THE Scottish Government is to press ahead with plans to scrap air passenger duty (APD) despite a majority of people who responded to a public consultation raising concerns about the move.
The SNP manifesto proposed cutting APD by 50 per cent from April 2018 and eventually abolishing the tax. But many responding to the consultation said ending APD could mean more air travel with a negative impact on the environment, and raised concerns about loss of funding to public services.
Finance Secretary Derek Mackay said APD was one of the most expensive taxes of its kind in the world and acted as a barrier to Scotland’s ability to secure new direct international routes and maintain existing ones.
He said the consultation results would allow the government to “begin the process of developing plans on how a Scottish replacement tax should be structured and operated to help boost Scotland’s international connectivity and economic competitiveness while giving due consideration to environmental issues”.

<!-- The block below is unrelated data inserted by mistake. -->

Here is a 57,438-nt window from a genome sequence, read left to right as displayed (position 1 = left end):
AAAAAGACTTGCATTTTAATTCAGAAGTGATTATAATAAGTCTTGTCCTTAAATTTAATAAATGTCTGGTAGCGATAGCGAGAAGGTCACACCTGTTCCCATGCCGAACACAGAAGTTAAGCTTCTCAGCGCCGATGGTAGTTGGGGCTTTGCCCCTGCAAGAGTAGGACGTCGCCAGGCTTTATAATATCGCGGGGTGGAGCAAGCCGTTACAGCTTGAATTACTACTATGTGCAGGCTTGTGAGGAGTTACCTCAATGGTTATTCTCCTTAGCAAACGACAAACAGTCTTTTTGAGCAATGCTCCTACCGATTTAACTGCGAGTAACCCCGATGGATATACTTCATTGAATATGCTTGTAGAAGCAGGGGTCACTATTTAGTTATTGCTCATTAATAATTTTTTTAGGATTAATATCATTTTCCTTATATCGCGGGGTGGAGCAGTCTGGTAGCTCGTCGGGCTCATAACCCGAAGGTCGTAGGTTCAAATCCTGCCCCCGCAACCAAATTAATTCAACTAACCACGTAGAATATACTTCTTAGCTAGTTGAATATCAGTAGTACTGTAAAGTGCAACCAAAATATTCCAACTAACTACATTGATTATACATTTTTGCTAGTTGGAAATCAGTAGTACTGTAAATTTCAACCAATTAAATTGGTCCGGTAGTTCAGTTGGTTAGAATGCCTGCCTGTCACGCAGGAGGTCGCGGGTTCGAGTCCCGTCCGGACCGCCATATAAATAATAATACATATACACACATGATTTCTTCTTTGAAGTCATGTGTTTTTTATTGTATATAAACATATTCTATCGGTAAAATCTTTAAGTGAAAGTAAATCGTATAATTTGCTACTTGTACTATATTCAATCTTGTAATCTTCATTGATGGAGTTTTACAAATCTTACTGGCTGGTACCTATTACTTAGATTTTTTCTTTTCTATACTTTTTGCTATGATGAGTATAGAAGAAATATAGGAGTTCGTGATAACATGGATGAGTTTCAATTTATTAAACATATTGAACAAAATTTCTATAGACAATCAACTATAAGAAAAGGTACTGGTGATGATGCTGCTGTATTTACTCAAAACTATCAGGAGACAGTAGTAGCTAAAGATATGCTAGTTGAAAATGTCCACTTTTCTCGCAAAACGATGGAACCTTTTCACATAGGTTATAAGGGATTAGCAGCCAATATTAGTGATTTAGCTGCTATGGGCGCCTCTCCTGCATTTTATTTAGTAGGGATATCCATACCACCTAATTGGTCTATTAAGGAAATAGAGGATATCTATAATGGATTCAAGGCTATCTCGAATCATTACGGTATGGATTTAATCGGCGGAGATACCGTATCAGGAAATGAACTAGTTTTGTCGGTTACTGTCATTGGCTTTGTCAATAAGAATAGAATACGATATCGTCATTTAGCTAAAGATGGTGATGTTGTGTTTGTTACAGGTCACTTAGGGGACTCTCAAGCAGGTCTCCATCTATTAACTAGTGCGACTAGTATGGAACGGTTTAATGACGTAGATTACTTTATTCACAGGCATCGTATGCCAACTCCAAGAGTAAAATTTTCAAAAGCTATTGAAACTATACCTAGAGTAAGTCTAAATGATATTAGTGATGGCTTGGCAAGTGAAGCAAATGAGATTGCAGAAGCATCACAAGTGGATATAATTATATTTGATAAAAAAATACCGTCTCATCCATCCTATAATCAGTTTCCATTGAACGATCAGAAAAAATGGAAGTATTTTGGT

But he said: “Our plan, taking into account the responses to the consultations, will be to start reducing the overall burden of a new tax in Scotland from April 2018, implement a 50 per cent reduction in full by the end of the current Scottish Parliament, and then abolish the tax entirely when public finances allow. This a fundamental component of our efforts to boost Scotland’s economy.”